On Saturday, he had the data on the timers, but no way to get it off of them without having it reduced to gobbledygook. But by late Tuesday afternoon, he had unraveled the multiple failures that had created and then heightened the whole mess.
“Saturday’s qualifier results preparation was derailed by a failure of the timing computer and subsequent crashes of XL part way through the men’s race,” Miller wrote in an e-mail.
Despite the “cascading failures”, as he described them, Miller has since been able to reconstruct the data from the morning race by counting backwards from the last finisher. With three separate timers in each place, he had been pretty sure it was possible – but on a sprint day, results need to appear fast, and there simply wasn’t time.
NENSA and Craftsbury had to move on to plan B.
“We wanted to ensure that everyone who had invested the time and the effort to come race walked away with a result that counted,” Stegeman said. “That was really important to us. We were disappointed that we couldn’t do the heats, because they’re really fun.”
But it was the right thing to do, and Stegeman believed that the team had handled the situation as well as it could have.
“Were I to talk to a race organizer, that’s the big thing I would suggest, would be to identify that timeline,” he said. “For us, it was, how much time do we have to repair these results, before we have to just say, too bad, we can’t fix them, we have to run another individual-start before we run out of daylight.”
The change in format did cause problems. Some athletes, for instance, left the venue after the first set of unofficial results were posted, believing that their day of racing was over since they hadn’t qualified for heats. Since Miller has now recovered the morning results, they will receive points, but initially, they were simply DNS for the afternoon race.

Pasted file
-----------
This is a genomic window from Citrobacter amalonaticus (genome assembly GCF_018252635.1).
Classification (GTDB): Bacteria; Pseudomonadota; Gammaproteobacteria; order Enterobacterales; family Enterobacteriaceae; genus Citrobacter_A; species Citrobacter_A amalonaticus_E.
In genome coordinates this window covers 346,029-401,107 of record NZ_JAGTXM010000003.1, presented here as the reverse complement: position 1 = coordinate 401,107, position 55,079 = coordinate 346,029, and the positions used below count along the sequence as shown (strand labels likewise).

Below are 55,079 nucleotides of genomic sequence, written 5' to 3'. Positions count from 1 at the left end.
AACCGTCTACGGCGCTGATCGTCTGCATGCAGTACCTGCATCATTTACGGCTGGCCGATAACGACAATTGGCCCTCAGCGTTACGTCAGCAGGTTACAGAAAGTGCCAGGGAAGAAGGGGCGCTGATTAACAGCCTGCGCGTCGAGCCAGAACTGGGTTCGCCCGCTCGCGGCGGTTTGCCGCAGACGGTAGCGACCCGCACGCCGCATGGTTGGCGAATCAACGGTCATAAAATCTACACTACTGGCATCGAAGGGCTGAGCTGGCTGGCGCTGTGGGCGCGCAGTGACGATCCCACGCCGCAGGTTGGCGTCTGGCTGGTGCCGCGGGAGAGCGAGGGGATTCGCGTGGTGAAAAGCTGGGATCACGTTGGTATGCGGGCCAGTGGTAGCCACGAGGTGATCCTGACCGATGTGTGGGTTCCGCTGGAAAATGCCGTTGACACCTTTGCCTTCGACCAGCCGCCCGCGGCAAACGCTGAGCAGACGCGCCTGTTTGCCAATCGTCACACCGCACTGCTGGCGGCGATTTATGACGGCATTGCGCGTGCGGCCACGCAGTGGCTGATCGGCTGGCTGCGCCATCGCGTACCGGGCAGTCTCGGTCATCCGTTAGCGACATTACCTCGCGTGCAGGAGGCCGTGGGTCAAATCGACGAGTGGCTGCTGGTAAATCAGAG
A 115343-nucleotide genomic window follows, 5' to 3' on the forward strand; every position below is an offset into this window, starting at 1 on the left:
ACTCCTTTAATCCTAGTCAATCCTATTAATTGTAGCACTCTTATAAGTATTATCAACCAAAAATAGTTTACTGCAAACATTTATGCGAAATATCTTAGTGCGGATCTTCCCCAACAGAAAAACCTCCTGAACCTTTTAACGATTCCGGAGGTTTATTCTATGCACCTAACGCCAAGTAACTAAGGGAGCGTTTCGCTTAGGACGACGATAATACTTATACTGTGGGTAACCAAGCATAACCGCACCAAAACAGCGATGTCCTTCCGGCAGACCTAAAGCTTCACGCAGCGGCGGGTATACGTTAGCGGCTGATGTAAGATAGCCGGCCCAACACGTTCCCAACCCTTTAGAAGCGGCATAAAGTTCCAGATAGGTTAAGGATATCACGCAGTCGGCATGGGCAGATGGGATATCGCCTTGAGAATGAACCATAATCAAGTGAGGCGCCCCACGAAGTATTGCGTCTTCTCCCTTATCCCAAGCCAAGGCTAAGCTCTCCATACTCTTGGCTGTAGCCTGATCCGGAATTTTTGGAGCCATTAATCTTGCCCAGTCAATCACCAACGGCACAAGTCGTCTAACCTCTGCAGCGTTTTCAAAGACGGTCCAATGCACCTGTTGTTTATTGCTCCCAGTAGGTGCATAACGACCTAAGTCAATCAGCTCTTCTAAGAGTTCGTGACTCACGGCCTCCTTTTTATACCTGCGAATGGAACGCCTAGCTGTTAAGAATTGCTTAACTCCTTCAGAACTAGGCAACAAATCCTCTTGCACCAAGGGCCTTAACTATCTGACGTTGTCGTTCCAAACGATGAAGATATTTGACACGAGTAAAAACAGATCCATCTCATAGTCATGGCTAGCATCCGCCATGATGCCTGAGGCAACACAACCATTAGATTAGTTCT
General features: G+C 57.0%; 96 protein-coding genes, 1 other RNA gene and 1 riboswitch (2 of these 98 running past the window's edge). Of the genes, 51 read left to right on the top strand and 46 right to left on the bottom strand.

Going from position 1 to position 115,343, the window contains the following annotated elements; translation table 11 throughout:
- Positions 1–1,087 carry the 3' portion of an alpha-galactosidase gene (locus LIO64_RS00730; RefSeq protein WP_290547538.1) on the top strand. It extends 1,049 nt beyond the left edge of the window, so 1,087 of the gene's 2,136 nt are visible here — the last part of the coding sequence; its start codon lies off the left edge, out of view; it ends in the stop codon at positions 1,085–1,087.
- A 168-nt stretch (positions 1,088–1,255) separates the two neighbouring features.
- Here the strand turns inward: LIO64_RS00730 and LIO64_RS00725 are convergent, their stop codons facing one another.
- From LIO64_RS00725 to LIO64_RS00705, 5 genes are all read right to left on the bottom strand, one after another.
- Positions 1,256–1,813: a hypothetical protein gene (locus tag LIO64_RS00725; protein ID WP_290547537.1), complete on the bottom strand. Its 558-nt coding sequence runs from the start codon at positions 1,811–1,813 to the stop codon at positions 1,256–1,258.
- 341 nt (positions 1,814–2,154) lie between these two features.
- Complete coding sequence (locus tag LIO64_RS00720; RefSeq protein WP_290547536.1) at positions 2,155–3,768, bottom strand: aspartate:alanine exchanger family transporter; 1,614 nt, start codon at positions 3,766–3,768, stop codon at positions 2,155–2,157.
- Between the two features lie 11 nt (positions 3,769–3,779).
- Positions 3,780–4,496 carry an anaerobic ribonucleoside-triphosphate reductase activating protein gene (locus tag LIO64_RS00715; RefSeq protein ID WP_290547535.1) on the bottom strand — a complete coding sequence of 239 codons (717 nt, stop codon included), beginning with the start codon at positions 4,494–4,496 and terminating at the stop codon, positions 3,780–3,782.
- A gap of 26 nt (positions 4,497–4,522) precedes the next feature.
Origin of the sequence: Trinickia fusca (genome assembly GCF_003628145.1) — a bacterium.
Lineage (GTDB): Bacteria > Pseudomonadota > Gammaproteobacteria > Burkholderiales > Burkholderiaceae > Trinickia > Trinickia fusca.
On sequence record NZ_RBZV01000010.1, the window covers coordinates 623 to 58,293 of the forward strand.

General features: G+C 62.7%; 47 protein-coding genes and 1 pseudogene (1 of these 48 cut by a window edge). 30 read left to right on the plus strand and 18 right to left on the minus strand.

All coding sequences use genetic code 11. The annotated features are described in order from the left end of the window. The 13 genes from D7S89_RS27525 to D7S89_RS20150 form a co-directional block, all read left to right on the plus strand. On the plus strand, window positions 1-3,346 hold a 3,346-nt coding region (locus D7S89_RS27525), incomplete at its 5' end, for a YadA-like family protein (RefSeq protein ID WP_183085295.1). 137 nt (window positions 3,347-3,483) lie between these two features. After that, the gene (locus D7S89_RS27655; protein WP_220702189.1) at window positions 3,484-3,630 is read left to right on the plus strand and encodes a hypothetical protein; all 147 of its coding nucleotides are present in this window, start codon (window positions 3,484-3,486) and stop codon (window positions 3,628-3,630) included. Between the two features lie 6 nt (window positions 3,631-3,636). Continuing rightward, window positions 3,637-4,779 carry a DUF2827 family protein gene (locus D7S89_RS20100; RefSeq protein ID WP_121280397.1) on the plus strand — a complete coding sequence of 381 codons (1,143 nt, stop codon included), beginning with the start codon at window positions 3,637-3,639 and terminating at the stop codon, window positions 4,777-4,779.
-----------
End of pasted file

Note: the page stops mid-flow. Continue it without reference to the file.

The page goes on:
Saint Michael’s College was one of those teams, but head coach Molly Peters didn’t seem to hold a grudge.
“It was a bummer to hear about what happened,” she wrote in an e-mail to FasterSkier. “I didn’t make a big deal about it, mainly because I didn’t really know what happened. I was under the impression that they were trying to recover the morning’s results and if they did then they would take the best result… As a race organizer myself, it is hard to get mad. I understand that things happen and it looks like they did what they had to do to make sure it was a valid race.”
Green Mountain Valley School racer Heidi Halvorsen, who placed second in the morning qualifier but won the afternoon edition, agreed.
“The race organizers and all the volunteers at Craftsbury worked unbelievably hard and ran a great race,” she told FasterSkier. “With no snow anywhere else in New England, it was amazing that they have had skiing for the last few weeks, and they were even able to hold races. So it is impossible to criticize the organizers for the timing fluke, they made the best of the situation and overall the race was run very smoothly.”
With so few options for salvaging the race, the biggest question was actually how organizers communicated what was going on to athletes and coaches. At no point did unofficial men’s results ever appear; while that was a good decision, not all racers understood why. A second set of unofficial women’s results were posted, which observers initially assumed had corrected the problem, but those turned out to be wrong too.
It’s unclear exactly what could have been done to prevent teams like Saint Michaels from leaving, or to spread the word that the unofficial results were wrong. While some coaches picked up on the fact immediately, simply based on where their athletes sat on the list, there didn’t seem to be any official announcement that the results were under review.
Stegeman said that he and the jury had hesitated to post anything that was “still fluid,” believing that it could add to the confusion. While they were intently focused and racing against a clock of their own to solve problems, talking to athletes in the parking lot didn’t seem like a good use of time. At several points, they sent “runners” (coaches, as well as J2 and BKL athletes) out into the parking lots to update the community on what was happening. Stegeman was unsure how well the messages were conveyed.
Lessons – And More Questions
As a timer, the lessons from Saturday’s race were simple for Miller, who held himself accountable for the failures even though he isn’t trained as a timer and despite the apparent forgiveness of others.